End of Chapter Four - 750 words
Short scene this time. This is definitely a character development scene, an almost vignette that comes at the end of a long chapter. I want this chapter to end with a tired, contemplative, almost depressed ending. Besides the obvious character development, it will help provide contrast to the next chapter which begins at a party where I'll be introducing my villain.
You can ignore the "why" behind some of the dialogue. The relationship between Simon and his father, and the reasons behind it, have been dealt with earlier.
Thomas eased the front door of the Gates house shut behind him, stifling a yawn. He rubbed at his arms, trying to retain what little heat he had left. He wanted to stamp his feet, get his blood flowing, but it was well into the night and he didn’t want to wake anyone.
Charles had been right about the guns, they were in sad shape. Some of them were decades old. But at least the first shipments of new guns out of Maridon were starting to trickle in. The capital’s workshops must be hard at work to supply the mobilization, and the first fruits of that labor were beginning to appear.
“Rotten damned fruit,” he muttered as he stripped off his coat. The new guns had been manufactured in haste, and they weren’t much better than the old. Most of them could be salvaged, but it was going to be weeks before even one in three of the men would have a reliable weapon. There were going to be more long nights ahead.
He yawned again as he passed the door to the kitchen and almost missed the murmuring coming from the half-open door. He paused for a moment to peek through the narrow opening.
A small pool of light from a flickering oil lamp sitting in the middle of a rough wooden table illuminated the otherwise dark room. Simon sat at the table, leaning over the surface with his head buried in his arms. He might have been asleep, but for the gentle shaking of his shoulders.
Mrs. Hill sat beside him, smoothing his hair as she spoke. Thomas could barely make out the words.
“Now these weren’t the people that had gone to fight the King,” she said. “Nary a one o’ them that went to fight the Last War ever came back. No, these were the ones they left behind, the wives and the daughters and the sons, them that couldn’t fight for themselves. They seen the fire and the lights that lit the sky to the east and south, and they knew their men weren’t gonna be comin’ home no more. They knew the King had won. So they gathered up what they could and they fled across the narrow sea to the north, to the last island o’ free men.”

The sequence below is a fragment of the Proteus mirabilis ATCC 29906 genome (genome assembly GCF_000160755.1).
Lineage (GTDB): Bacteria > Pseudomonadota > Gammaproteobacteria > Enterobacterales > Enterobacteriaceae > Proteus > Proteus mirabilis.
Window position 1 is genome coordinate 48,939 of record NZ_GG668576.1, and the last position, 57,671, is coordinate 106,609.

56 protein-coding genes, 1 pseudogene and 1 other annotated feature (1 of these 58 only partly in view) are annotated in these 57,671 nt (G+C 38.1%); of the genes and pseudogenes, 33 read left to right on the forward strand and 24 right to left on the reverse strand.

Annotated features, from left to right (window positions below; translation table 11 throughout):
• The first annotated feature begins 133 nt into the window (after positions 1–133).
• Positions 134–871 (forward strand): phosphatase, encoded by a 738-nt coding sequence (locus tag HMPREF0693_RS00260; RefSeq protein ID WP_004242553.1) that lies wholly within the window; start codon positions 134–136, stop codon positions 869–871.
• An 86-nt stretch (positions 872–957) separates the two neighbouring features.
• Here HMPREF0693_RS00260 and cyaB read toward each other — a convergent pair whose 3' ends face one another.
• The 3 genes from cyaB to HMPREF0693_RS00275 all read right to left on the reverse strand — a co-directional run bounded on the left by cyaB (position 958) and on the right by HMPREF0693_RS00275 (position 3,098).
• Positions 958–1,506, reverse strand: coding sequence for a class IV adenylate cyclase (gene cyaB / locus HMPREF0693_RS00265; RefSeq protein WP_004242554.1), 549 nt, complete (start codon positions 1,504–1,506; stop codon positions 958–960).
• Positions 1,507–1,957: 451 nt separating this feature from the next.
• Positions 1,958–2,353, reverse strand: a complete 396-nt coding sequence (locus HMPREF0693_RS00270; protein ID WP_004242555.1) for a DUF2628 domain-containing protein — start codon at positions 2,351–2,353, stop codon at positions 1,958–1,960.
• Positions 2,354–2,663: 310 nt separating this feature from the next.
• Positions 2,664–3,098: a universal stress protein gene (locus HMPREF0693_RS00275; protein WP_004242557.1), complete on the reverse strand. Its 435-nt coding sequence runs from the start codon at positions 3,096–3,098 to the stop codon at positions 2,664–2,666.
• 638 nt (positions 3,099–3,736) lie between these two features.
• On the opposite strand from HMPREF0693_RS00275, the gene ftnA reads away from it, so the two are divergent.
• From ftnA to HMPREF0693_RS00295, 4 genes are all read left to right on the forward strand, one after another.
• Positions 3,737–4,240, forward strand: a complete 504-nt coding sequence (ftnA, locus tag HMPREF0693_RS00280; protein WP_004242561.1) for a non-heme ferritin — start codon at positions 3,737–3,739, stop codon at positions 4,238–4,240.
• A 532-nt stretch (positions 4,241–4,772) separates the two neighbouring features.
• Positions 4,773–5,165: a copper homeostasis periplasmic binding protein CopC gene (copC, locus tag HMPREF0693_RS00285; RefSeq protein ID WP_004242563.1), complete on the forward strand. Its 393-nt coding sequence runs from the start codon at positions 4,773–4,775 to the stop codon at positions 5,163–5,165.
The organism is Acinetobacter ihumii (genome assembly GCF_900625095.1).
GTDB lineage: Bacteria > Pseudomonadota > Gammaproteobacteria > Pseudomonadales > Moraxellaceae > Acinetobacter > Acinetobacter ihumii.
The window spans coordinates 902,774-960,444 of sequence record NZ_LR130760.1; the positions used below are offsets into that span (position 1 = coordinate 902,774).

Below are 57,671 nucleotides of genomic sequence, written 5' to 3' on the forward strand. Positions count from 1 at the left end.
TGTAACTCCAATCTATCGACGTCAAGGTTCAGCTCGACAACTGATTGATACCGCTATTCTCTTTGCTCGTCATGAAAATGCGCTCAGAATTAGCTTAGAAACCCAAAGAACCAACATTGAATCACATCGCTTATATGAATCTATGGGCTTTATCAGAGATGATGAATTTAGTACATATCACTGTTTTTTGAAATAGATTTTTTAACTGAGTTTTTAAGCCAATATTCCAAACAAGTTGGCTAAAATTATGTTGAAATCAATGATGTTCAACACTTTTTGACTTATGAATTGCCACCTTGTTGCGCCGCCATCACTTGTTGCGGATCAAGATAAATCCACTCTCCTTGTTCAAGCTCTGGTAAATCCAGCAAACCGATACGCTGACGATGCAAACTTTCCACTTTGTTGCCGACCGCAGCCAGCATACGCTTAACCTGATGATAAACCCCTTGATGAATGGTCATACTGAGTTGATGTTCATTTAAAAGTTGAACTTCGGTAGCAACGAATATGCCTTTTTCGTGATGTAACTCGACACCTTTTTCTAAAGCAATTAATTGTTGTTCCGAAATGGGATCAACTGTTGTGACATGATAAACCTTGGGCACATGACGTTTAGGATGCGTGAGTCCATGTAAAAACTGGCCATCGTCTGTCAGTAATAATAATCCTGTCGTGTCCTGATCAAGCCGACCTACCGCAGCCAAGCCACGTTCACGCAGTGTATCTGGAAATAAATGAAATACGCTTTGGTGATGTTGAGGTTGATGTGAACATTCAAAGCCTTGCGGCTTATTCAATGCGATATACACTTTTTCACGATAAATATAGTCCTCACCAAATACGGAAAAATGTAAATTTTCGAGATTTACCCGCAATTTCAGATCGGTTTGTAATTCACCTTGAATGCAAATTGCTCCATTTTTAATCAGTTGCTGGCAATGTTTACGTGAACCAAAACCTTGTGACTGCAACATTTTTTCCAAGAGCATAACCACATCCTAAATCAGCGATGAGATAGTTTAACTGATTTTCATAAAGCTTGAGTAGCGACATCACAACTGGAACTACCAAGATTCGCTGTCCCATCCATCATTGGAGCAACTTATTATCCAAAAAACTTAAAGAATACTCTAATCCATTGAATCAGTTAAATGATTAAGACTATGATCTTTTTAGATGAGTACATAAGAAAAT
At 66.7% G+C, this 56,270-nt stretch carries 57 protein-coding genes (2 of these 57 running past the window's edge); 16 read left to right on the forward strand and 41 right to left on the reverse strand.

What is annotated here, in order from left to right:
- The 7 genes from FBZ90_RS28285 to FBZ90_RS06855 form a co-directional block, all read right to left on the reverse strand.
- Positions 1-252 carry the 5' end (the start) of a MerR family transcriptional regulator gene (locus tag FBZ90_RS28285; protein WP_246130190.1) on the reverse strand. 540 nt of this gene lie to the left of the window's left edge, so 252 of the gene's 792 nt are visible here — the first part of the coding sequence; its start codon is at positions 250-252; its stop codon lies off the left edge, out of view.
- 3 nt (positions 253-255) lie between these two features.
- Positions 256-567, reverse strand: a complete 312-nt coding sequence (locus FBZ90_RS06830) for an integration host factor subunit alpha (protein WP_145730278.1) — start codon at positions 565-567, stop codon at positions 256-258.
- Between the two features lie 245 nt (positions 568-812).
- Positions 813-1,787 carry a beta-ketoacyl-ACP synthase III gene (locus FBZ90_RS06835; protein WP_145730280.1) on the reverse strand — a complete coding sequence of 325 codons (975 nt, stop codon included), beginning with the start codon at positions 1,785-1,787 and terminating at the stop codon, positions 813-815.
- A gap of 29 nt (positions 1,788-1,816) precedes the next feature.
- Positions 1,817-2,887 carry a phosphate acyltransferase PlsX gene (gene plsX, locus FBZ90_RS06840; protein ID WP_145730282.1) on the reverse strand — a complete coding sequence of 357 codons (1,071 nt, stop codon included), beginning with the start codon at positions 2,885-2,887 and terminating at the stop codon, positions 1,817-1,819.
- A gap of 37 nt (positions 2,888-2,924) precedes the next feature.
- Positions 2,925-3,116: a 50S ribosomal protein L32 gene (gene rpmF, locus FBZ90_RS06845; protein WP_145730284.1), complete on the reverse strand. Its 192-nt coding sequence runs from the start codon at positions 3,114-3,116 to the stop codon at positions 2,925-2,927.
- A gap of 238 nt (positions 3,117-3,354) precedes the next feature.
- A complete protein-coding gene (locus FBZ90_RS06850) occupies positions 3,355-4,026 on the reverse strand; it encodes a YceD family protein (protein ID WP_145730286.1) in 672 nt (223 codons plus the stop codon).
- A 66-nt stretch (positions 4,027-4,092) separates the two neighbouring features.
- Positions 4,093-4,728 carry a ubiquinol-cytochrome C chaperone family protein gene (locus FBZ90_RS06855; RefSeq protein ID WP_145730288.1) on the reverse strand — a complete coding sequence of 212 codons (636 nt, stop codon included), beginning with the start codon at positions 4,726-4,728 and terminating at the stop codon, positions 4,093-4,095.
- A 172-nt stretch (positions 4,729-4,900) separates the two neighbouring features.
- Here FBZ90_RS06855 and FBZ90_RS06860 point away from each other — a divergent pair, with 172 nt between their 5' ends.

Thomas moved away from the door and stepped lightly down the hall, draping his coat over one arm as he entered the dim parlor where an inviting flame still crackled in the hearth. He sank down in the chair closest to the fire, legs splayed out on the rug, and let his head fall back with a deep sigh. The weariness began to seep out of his body, slowly replaced by the warmth of the fire.
“Long day, Mr. Mathews?”
He started awake, knocking his coat to the floor and almost rising out of his seat before remembering where he was. He hadn’t intended to fall asleep.
Elizabeth watched with an amused smile from her place on the couch across from him. She held a pair of knitting needles in her hand, and a half-finished crimson scarf lay draped across her lap.
Thomas bent to retrieve his coat. “Longer than I’d like.” He settled back into the chair and rubbed at his eyes, letting loose another jaw-cracking yawn. “And yourself, Miss Gates? Isn’t it a little late for you to be up?”
She held up her hands, displaying the swathe of red wool. “I can’t work on this during the day. I might get caught.”
She returned to her work. “It’s for Simon’s birthday.”
Thomas stretched his feet closer to the fire. “I passed him in the kitchen. Your housekeeper was with him.” He frowned down at the mud that caked his boots. “He seemed upset.”
The needles clicked softly as they rocked back and forth in her hands. “Simon asked our father about taking another trip to visit the camp, but he had just come in from mother’s grave.” The needles paused for a moment. “It was not a good time to ask.”
Thomas stared into the fire and hugged his arms across his chest. The red glow of the blaze seemed suddenly harsh, without warmth.
He woke as the first rays of the morning sun filtered through frost-covered windows, pouring white light on the dead ashes of the hearth. He had no memory of drifting off, only of colorless dreams of both men and guns that did not always seem to function as they should.